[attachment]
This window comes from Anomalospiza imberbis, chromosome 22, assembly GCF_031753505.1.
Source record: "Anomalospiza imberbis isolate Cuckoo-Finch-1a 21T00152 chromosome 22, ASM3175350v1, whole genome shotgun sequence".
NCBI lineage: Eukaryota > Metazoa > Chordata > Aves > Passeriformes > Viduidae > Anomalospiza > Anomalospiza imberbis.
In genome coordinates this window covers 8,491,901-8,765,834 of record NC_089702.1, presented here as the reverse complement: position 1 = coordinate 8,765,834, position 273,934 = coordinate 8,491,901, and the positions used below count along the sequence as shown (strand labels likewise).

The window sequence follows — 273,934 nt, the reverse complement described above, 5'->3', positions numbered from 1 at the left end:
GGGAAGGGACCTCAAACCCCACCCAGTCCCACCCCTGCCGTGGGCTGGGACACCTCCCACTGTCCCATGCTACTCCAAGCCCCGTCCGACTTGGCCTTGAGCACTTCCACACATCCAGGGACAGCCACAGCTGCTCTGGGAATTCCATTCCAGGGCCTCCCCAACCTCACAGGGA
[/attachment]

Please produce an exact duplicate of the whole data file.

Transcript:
This window comes from Anomalospiza imberbis, chromosome 22, assembly GCF_031753505.1.
Source record: "Anomalospiza imberbis isolate Cuckoo-Finch-1a 21T00152 chromosome 22, ASM3175350v1, whole genome shotgun sequence".
NCBI lineage: Eukaryota > Metazoa > Chordata > Aves > Passeriformes > Viduidae > Anomalospiza > Anomalospiza imberbis.
In genome coordinates this window covers 8,491,901-8,765,834 of record NC_089702.1, presented here as the reverse complement: position 1 = coordinate 8,765,834, position 273,934 = coordinate 8,491,901, and the positions used below count along the sequence as shown (strand labels likewise).

The window sequence follows — 273,934 nt, the reverse complement described above, 5'->3', positions numbered from 1 at the left end:
GGGAAGGGACCTCAAACCCCACCCAGTCCCACCCCTGCCGTGGGCTGGGACACCTCCCACTGTCCCATGCTACTCCAAGCCCCGTCCGACTTGGCCTTGAGCACTTCCACACATCCAGGGACAGCCACAGCTGCTCTGGGAATTCCATTCCAGGGCCTCCCCAACCTCACAGGGA